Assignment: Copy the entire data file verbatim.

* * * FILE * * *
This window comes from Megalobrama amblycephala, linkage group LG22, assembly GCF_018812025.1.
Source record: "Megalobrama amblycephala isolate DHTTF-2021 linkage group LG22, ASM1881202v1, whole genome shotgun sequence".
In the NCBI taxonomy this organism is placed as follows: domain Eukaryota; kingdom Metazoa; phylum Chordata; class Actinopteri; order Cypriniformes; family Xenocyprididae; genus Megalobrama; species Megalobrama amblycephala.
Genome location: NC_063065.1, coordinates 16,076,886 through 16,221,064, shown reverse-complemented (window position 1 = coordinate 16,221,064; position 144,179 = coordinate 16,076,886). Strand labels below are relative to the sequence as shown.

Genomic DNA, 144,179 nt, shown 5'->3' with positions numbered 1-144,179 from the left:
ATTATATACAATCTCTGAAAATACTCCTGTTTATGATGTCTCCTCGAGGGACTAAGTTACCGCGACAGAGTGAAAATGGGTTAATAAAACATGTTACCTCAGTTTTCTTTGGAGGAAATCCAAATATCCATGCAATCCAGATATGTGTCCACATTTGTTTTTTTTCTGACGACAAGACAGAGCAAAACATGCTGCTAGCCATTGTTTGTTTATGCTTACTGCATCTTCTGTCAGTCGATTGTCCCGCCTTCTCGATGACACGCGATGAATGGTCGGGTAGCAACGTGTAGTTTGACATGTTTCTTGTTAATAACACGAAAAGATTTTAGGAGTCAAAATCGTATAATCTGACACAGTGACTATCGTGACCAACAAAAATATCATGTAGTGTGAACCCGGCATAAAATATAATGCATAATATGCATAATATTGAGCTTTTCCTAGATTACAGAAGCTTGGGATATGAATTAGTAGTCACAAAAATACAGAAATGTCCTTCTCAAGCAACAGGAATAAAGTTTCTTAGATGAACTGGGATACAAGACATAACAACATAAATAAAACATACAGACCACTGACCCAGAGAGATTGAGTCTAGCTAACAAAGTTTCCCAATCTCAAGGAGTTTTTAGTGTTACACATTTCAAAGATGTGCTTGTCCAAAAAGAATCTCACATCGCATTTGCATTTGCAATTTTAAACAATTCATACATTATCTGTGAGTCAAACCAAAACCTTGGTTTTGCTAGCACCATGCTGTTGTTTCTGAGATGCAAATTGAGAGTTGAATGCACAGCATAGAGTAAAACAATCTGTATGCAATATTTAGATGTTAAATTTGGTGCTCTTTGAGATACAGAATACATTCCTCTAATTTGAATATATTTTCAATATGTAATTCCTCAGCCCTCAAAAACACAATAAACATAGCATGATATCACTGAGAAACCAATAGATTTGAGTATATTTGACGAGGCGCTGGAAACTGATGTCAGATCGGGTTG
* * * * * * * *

This window comes from Megalobrama amblycephala, linkage group LG22, assembly GCF_018812025.1.
Source record: "Megalobrama amblycephala isolate DHTTF-2021 linkage group LG22, ASM1881202v1, whole genome shotgun sequence".
In the NCBI taxonomy this organism is placed as follows: domain Eukaryota; kingdom Metazoa; phylum Chordata; class Actinopteri; order Cypriniformes; family Xenocyprididae; genus Megalobrama; species Megalobrama amblycephala.
Genome location: NC_063065.1, coordinates 16,076,886 through 16,221,064, shown reverse-complemented (window position 1 = coordinate 16,221,064; position 144,179 = coordinate 16,076,886). Strand labels below are relative to the sequence as shown.

Genomic DNA, 144,179 nt, shown 5'->3' with positions numbered 1-144,179 from the left:
ATTATATACAATCTCTGAAAATACTCCTGTTTATGATGTCTCCTCGAGGGACTAAGTTACCGCGACAGAGTGAAAATGGGTTAATAAAACATGTTACCTCAGTTTTCTTTGGAGGAAATCCAAATATCCATGCAATCCAGATATGTGTCCACATTTGTTTTTTTTCTGACGACAAGACAGAGCAAAACATGCTGCTAGCCATTGTTTGTTTATGCTTACTGCATCTTCTGTCAGTCGATTGTCCCGCCTTCTCGATGACACGCGATGAATGGTCGGGTAGCAACGTGTAGTTTGACATGTTTCTTGTTAATAACACGAAAAGATTTTAGGAGTCAAAATCGTATAATCTGACACAGTGACTATCGTGACCAACAAAAATATCATGTAGTGTGAACCCGGCATAAAATATAATGCATAATATGCATAATATTGAGCTTTTCCTAGATTACAGAAGCTTGGGATATGAATTAGTAGTCACAAAAATACAGAAATGTCCTTCTCAAGCAACAGGAATAAAGTTTCTTAGATGAACTGGGATACAAGACATAACAACATAAATAAAACATACAGACCACTGACCCAGAGAGATTGAGTCTAGCTAACAAAGTTTCCCAATCTCAAGGAGTTTTTAGTGTTACACATTTCAAAGATGTGCTTGTCCAAAAAGAATCTCACATCGCATTTGCATTTGCAATTTTAAACAATTCATACATTATCTGTGAGTCAAACCAAAACCTTGGTTTTGCTAGCACCATGCTGTTGTTTCTGAGATGCAAATTGAGAGTTGAATGCACAGCATAGAGTAAAACAATCTGTATGCAATATTTAGATGTTAAATTTGGTGCTCTTTGAGATACAGAATACATTCCTCTAATTTGAATATATTTTCAATATGTAATTCCTCAGCCCTCAAAAACACAATAAACATAGCATGATATCACTGAGAAACCAATAGATTTGAGTATATTTGACGAGGCGCTGGAAACTGATGTCAGATCGGGTTG